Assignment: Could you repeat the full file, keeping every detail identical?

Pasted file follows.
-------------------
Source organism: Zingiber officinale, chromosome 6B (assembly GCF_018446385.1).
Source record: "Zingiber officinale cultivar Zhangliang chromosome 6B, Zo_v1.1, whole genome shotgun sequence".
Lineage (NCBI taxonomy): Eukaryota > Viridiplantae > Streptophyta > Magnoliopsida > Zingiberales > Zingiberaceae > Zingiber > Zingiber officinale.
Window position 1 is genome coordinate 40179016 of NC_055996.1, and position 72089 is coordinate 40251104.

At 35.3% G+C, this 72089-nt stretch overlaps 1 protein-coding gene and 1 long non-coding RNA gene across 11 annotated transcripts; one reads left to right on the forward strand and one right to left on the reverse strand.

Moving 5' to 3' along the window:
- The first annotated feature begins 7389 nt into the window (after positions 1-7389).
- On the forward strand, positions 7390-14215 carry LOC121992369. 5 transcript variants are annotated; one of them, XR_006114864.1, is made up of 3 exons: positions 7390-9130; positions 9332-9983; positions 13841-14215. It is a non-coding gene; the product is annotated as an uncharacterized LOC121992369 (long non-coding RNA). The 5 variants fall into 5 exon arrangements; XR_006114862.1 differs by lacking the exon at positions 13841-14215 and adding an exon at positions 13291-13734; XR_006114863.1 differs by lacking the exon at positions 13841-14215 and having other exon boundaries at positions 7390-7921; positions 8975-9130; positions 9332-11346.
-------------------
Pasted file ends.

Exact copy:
Source organism: Zingiber officinale, chromosome 6B (assembly GCF_018446385.1).
Source record: "Zingiber officinale cultivar Zhangliang chromosome 6B, Zo_v1.1, whole genome shotgun sequence".
Lineage (NCBI taxonomy): Eukaryota > Viridiplantae > Streptophyta > Magnoliopsida > Zingiberales > Zingiberaceae > Zingiber > Zingiber officinale.
Window position 1 is genome coordinate 40179016 of NC_055996.1, and position 72089 is coordinate 40251104.

At 35.3% G+C, this 72089-nt stretch overlaps 1 protein-coding gene and 1 long non-coding RNA gene across 11 annotated transcripts; one reads left to right on the forward strand and one right to left on the reverse strand.

Moving 5' to 3' along the window:
- The first annotated feature begins 7389 nt into the window (after positions 1-7389).
- On the forward strand, positions 7390-14215 carry LOC121992369. 5 transcript variants are annotated; one of them, XR_006114864.1, is made up of 3 exons: positions 7390-9130; positions 9332-9983; positions 13841-14215. It is a non-coding gene; the product is annotated as an uncharacterized LOC121992369 (long non-coding RNA). The 5 variants fall into 5 exon arrangements; XR_006114862.1 differs by lacking the exon at positions 13841-14215 and adding an exon at positions 13291-13734; XR_006114863.1 differs by lacking the exon at positions 13841-14215 and having other exon boundaries at positions 7390-7921; positions 8975-9130; positions 9332-11346.